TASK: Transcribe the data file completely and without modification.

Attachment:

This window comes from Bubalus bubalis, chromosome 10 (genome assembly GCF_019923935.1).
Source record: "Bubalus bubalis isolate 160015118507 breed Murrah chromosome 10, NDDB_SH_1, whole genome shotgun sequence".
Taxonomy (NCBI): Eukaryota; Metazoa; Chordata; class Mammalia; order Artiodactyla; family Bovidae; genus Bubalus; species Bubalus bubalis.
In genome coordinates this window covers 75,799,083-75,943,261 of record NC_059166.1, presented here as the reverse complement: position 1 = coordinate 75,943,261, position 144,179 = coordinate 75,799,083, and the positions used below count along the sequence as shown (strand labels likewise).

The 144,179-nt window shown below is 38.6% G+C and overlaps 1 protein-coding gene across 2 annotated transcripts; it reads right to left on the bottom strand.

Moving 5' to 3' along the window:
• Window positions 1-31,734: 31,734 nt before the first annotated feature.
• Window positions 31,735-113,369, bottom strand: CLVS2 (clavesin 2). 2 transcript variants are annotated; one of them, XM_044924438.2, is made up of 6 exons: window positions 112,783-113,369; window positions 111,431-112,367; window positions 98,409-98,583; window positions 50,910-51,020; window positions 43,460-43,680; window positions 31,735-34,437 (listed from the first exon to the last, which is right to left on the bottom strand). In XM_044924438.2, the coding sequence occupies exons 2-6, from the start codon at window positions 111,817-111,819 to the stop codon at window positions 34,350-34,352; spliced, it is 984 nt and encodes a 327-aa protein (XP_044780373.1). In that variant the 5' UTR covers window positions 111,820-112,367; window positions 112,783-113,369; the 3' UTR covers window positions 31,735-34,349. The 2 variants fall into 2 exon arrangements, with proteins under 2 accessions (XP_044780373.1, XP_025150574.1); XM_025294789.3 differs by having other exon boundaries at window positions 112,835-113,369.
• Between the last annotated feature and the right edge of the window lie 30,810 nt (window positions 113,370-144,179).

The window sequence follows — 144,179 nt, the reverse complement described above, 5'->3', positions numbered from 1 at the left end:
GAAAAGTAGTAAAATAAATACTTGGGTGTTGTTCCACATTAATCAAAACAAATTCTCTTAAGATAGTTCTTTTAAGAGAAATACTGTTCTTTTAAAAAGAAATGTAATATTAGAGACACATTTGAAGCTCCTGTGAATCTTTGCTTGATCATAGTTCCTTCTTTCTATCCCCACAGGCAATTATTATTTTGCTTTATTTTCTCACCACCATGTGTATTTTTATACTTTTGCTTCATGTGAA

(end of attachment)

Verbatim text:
This window comes from Bubalus bubalis, chromosome 10 (genome assembly GCF_019923935.1).
Source record: "Bubalus bubalis isolate 160015118507 breed Murrah chromosome 10, NDDB_SH_1, whole genome shotgun sequence".
Taxonomy (NCBI): Eukaryota; Metazoa; Chordata; class Mammalia; order Artiodactyla; family Bovidae; genus Bubalus; species Bubalus bubalis.
In genome coordinates this window covers 75,799,083-75,943,261 of record NC_059166.1, presented here as the reverse complement: position 1 = coordinate 75,943,261, position 144,179 = coordinate 75,799,083, and the positions used below count along the sequence as shown (strand labels likewise).

The 144,179-nt window shown below is 38.6% G+C and overlaps 1 protein-coding gene across 2 annotated transcripts; it reads right to left on the bottom strand.

Moving 5' to 3' along the window:
• Window positions 1-31,734: 31,734 nt before the first annotated feature.
• Window positions 31,735-113,369, bottom strand: CLVS2 (clavesin 2). 2 transcript variants are annotated; one of them, XM_044924438.2, is made up of 6 exons: window positions 112,783-113,369; window positions 111,431-112,367; window positions 98,409-98,583; window positions 50,910-51,020; window positions 43,460-43,680; window positions 31,735-34,437 (listed from the first exon to the last, which is right to left on the bottom strand). In XM_044924438.2, the coding sequence occupies exons 2-6, from the start codon at window positions 111,817-111,819 to the stop codon at window positions 34,350-34,352; spliced, it is 984 nt and encodes a 327-aa protein (XP_044780373.1). In that variant the 5' UTR covers window positions 111,820-112,367; window positions 112,783-113,369; the 3' UTR covers window positions 31,735-34,349. The 2 variants fall into 2 exon arrangements, with proteins under 2 accessions (XP_044780373.1, XP_025150574.1); XM_025294789.3 differs by having other exon boundaries at window positions 112,835-113,369.
• Between the last annotated feature and the right edge of the window lie 30,810 nt (window positions 113,370-144,179).

The window sequence follows — 144,179 nt, the reverse complement described above, 5'->3', positions numbered from 1 at the left end:
GAAAAGTAGTAAAATAAATACTTGGGTGTTGTTCCACATTAATCAAAACAAATTCTCTTAAGATAGTTCTTTTAAGAGAAATACTGTTCTTTTAAAAAGAAATGTAATATTAGAGACACATTTGAAGCTCCTGTGAATCTTTGCTTGATCATAGTTCCTTCTTTCTATCCCCACAGGCAATTATTATTTTGCTTTATTTTCTCACCACCATGTGTATTTTTATACTTTTGCTTCATGTGAA